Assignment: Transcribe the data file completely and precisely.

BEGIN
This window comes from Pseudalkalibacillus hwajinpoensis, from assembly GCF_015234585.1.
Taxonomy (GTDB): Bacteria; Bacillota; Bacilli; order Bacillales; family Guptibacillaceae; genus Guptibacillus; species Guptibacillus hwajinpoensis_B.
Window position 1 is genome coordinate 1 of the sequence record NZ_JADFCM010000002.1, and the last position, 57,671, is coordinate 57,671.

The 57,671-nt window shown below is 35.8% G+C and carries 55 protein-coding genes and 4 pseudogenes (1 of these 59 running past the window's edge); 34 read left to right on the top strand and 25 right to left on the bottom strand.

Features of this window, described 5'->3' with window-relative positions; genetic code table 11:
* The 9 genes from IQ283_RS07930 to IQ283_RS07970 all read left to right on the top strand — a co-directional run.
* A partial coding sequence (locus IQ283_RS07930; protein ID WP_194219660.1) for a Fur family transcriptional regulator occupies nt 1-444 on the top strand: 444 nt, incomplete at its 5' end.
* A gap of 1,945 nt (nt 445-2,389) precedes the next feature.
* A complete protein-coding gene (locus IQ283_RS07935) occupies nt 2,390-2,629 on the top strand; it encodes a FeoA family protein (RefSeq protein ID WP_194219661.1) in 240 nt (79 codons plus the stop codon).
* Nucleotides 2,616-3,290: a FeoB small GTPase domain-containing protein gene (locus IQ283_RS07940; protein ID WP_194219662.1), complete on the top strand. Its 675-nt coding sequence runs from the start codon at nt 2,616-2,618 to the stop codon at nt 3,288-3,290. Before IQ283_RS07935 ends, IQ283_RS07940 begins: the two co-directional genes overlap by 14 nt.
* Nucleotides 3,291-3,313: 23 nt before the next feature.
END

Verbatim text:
This window comes from Pseudalkalibacillus hwajinpoensis, from assembly GCF_015234585.1.
Taxonomy (GTDB): Bacteria; Bacillota; Bacilli; order Bacillales; family Guptibacillaceae; genus Guptibacillus; species Guptibacillus hwajinpoensis_B.
Window position 1 is genome coordinate 1 of the sequence record NZ_JADFCM010000002.1, and the last position, 57,671, is coordinate 57,671.

The 57,671-nt window shown below is 35.8% G+C and carries 55 protein-coding genes and 4 pseudogenes (1 of these 59 running past the window's edge); 34 read left to right on the top strand and 25 right to left on the bottom strand.

Features of this window, described 5'->3' with window-relative positions; genetic code table 11:
* The 9 genes from IQ283_RS07930 to IQ283_RS07970 all read left to right on the top strand — a co-directional run.
* A partial coding sequence (locus IQ283_RS07930; protein ID WP_194219660.1) for a Fur family transcriptional regulator occupies nt 1-444 on the top strand: 444 nt, incomplete at its 5' end.
* A gap of 1,945 nt (nt 445-2,389) precedes the next feature.
* A complete protein-coding gene (locus IQ283_RS07935) occupies nt 2,390-2,629 on the top strand; it encodes a FeoA family protein (RefSeq protein ID WP_194219661.1) in 240 nt (79 codons plus the stop codon).
* Nucleotides 2,616-3,290: a FeoB small GTPase domain-containing protein gene (locus IQ283_RS07940; protein ID WP_194219662.1), complete on the top strand. Its 675-nt coding sequence runs from the start codon at nt 2,616-2,618 to the stop codon at nt 3,288-3,290. Before IQ283_RS07935 ends, IQ283_RS07940 begins: the two co-directional genes overlap by 14 nt.
* Nucleotides 3,291-3,313: 23 nt before the next feature.